You can access your own deep-learning systems with this one weird exercise:
- Make a list of the things that you repeat. Habits, ideals, patterns of speech and thought and action. List what comes to mind, even if it seems nonsensical. Try to spend five actual minutes just thinking of the people, places and things that repeat in your life.
- Take a deep breath, paying attention to the way your abdomen rises and falls. Try to feel your organs, your heart and your gut. There are huge bundles of nerves running from your brain to your organs. Your emotions literally communicate to you through your physical sensations, so take a minute to settle into your body.
- Go back through the list, observing each item in your mind, sensing how your bodymind reacts to it. Mark the feelings next to the item. Use plus or minus symbols to represent the valence of the emotion. Add more symbols, if you want, to represent the strength. Feel free to mix positive and negative symbols if your feelings are mixed.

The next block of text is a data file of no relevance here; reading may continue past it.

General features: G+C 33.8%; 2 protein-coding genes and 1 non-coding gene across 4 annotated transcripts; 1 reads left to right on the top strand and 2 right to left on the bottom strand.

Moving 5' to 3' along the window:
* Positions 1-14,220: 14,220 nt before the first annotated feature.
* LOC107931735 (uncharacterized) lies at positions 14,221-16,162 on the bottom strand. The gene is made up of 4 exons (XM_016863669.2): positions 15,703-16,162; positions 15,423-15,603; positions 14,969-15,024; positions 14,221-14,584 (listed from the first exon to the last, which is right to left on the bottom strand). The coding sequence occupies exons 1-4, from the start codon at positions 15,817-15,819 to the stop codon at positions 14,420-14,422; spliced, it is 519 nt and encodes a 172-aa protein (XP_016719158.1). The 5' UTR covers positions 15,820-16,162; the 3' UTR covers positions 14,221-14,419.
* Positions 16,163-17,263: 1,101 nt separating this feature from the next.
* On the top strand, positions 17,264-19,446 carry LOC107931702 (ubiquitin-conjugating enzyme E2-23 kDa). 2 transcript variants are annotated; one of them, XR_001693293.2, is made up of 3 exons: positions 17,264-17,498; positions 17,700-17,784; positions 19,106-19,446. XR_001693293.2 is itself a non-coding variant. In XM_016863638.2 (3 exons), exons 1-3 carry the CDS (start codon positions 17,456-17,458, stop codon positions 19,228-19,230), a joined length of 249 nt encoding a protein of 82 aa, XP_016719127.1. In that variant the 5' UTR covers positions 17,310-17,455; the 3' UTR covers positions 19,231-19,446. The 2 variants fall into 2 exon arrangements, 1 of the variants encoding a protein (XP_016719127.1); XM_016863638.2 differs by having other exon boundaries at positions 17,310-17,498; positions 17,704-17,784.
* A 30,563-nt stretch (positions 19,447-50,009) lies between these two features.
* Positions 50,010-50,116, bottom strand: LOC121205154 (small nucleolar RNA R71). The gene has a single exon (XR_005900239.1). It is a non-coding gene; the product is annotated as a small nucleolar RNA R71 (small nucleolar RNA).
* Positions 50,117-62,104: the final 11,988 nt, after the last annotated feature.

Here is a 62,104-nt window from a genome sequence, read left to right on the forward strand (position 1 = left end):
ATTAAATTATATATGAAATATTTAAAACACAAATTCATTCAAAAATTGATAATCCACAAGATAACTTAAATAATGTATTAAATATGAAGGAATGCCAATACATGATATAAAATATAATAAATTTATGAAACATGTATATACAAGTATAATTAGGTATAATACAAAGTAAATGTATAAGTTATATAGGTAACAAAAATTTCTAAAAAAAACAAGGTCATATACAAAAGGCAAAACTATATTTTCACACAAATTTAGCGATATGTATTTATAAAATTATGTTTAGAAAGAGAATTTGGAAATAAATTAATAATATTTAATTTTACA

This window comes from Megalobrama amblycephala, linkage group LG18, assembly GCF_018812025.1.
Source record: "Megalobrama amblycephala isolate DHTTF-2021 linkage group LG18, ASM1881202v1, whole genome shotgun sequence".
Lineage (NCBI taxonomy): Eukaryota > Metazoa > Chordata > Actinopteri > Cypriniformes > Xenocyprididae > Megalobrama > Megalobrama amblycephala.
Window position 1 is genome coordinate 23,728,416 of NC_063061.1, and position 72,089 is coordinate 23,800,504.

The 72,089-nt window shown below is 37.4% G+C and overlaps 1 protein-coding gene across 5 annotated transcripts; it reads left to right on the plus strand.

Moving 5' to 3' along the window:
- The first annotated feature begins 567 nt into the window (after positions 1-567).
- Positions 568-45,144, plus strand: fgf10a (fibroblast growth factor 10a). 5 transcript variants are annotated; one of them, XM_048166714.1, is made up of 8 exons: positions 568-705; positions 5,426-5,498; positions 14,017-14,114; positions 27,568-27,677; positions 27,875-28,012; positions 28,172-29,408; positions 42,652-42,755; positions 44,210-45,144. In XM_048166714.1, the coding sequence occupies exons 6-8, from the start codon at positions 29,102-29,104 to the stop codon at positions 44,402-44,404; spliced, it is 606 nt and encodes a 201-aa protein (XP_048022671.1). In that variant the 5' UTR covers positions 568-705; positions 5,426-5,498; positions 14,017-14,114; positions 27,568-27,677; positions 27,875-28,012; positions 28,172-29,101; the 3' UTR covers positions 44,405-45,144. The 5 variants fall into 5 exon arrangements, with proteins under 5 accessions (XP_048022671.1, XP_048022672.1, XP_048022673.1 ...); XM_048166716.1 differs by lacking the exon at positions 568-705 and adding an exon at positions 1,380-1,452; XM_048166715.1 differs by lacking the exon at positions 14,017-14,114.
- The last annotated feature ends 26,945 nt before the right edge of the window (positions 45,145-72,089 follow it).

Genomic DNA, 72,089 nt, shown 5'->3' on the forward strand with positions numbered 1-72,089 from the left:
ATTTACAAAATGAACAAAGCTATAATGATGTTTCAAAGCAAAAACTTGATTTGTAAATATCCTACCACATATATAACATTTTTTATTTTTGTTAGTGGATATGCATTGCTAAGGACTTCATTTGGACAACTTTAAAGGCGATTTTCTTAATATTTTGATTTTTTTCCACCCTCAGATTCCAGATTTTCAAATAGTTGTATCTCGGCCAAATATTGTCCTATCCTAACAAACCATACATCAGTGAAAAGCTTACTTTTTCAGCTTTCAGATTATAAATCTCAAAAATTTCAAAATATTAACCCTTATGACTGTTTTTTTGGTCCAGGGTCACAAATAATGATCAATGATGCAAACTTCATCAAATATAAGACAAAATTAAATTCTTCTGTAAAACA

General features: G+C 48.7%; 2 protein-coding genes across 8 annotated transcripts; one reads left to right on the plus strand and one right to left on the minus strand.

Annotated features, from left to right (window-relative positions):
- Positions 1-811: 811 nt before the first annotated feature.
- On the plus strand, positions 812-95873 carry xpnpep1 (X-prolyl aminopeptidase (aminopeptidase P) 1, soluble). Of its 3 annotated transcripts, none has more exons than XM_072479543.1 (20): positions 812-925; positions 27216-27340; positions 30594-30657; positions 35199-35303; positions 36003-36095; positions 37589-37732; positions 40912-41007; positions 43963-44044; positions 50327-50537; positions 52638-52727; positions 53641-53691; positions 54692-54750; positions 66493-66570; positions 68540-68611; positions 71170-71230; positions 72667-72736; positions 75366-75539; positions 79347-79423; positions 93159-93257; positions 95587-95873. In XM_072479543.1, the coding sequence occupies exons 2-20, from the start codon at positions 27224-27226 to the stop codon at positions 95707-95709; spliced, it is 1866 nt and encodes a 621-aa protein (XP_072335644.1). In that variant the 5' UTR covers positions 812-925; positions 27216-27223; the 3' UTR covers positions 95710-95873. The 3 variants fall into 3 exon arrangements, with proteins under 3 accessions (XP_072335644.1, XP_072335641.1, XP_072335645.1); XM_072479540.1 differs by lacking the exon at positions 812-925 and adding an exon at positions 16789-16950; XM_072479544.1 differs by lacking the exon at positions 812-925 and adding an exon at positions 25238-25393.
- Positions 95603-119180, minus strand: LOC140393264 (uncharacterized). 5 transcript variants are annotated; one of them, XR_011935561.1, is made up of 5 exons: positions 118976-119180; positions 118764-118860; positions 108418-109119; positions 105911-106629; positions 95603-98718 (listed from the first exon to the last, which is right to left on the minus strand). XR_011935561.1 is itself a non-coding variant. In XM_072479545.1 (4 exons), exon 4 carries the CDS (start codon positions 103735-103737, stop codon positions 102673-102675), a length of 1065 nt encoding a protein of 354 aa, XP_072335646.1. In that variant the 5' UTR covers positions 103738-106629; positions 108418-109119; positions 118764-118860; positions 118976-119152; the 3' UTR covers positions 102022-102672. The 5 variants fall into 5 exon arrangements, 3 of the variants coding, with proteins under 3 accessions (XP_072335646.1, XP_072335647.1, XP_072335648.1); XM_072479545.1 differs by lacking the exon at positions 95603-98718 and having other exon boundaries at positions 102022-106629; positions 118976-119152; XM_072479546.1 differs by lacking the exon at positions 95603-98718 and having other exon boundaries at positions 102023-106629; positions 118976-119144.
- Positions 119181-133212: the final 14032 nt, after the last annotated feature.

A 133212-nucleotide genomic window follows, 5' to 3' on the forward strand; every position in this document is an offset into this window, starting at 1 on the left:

- Observe your results. What brings you the most joy? What revolts you? What are you spending your energy on that gives you nothing in return? What delights you that you underappreciate?
- For further exploration, look for patterns that connect the memes in your list. Can you personify the memeplexes that you host? Which ones are symbiotic, and which ones are harmful? Knowing the name of your enemy is the first step to removing it.
The meme is the thing that is repeated. What tiny gods do you worship?
Thanks for reading,